Published on September 24th, 2009 | by Susan Kraemer6
No Off-Shore Wind NIMBYism, Gigantic Potential for Mid-Atlantic States
September 24th, 2009 by Susan Kraemer
An amazingly high percentage of people who live down the Mid-Atlantic Seaboard from New York to Virginia want wind turbines off their coast.
Even if they can be seen from the shoreline, 67% support off-shore wind power, according to a new poll of coastal residents of New York, New Jersey, Delaware, Maryland, and Virginia .
If the turbines are out of sight, the level of support goes up to an astounding 82%.
A full 25% of the population of the US lives in the nine Atlantic states from Massachusetts to North Carolina. The potential is staggering. So it is very fortunate that so many people in the middle of part of the region with such great potential for wind power feel this way.
Off-shore wind power off the Atlantic could take one third of the US population off the fossil grid.
The off-shore energy potential down all nine Atlantic states is a colossal 330 gigawatts. That is almost twice the total amount the nine states use: 185 gigawatts. The job would take over 160,000 5 MW turbines spaced about a mile apart down the coast. This would be an energy superhighway.
NIMBYism has been the impediment for development of off-shore wind power off the East Coast. This poll certainly had surprising findings, for the middle five of this nine-state wind powerhouse.
Most of the residents polled in the five middle states lived within a block or so of the ocean, three quarters of them are homeowners; about 15% with waterfront property. A third of the people are 60 or older. Fully 90% of these coastal dwellers really get out and enjoy beach activities, swimming, walking, crabbing and clamming and they put a higher priority on protecting the coastal environment (76%) than improving the economy (69%), lowering taxes (65%), improving education (64%), or controlling growth (56%)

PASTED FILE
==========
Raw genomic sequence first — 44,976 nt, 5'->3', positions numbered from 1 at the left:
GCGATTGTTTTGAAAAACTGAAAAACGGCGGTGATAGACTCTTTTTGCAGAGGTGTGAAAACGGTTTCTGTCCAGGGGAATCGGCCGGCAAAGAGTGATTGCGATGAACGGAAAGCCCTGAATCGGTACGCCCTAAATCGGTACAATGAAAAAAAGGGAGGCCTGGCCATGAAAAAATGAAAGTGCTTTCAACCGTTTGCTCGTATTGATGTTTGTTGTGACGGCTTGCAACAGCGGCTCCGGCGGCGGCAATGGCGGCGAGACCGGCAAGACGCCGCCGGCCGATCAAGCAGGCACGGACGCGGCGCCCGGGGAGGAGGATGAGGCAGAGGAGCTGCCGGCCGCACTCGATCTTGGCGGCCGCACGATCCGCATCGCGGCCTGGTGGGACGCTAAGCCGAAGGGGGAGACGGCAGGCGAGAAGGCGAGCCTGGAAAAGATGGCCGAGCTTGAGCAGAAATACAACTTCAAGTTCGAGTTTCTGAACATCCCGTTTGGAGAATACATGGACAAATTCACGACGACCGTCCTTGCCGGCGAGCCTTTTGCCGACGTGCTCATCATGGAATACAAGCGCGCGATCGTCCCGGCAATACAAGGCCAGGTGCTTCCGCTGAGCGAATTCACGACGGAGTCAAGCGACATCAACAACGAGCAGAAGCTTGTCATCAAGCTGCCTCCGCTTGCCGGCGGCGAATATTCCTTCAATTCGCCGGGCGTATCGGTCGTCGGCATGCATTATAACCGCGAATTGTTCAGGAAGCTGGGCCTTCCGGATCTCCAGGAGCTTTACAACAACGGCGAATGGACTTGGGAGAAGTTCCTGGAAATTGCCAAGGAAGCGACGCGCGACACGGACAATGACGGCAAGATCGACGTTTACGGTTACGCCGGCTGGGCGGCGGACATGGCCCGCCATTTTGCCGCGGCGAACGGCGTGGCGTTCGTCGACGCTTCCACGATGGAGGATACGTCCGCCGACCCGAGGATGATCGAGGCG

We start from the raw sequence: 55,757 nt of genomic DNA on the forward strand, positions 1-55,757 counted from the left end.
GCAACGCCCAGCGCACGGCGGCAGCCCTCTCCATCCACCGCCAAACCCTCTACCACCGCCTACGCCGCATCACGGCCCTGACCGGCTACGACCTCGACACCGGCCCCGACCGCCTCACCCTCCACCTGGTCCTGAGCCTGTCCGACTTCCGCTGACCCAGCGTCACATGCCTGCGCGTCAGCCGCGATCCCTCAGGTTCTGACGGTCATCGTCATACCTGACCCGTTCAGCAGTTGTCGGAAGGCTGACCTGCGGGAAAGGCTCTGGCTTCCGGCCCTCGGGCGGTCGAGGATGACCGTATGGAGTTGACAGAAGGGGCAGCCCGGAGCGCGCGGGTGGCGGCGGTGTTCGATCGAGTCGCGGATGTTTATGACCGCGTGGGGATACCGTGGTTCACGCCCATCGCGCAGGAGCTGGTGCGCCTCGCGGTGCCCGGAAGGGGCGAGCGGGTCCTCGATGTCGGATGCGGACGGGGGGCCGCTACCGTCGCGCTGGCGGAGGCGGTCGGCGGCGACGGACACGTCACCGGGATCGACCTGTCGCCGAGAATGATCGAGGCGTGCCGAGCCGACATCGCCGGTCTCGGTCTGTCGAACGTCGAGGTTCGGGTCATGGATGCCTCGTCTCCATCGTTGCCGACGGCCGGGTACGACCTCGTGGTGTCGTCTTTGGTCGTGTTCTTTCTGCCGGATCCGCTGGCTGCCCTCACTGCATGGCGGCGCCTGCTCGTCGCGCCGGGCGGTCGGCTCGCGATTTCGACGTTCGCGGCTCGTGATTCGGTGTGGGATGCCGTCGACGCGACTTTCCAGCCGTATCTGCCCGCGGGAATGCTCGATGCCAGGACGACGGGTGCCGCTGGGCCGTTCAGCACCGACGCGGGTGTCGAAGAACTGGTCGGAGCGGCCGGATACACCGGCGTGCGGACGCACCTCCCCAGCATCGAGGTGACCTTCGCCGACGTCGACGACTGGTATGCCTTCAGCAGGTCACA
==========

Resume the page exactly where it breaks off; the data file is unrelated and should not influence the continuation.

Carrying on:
In March 2009, the governors of the five states in the middle of this wind energy goldmine had initiated an effort to develop an interstate agreement on ocean and coastal management for the Mid-Atlantic region. While NOAA funded a grant for the Urban Coast Institute and Polling Institute at Monmouth University to do the poll, coincidentally, the governors of the five states would need to know if there was any agreement on coastal development.
The Department of the Interior is developing a Comprehensive Energy Plan on the U.S. Outer Continental Shelf. There is a surprising level of agreement among coastal residents in the five states about what the government should do on a range of issues of interest to coastal dwellers.
While the poll questions covered many coastal issues, what jumped out at me was that these residents really agree on wind power off the Atlantic Seaboard.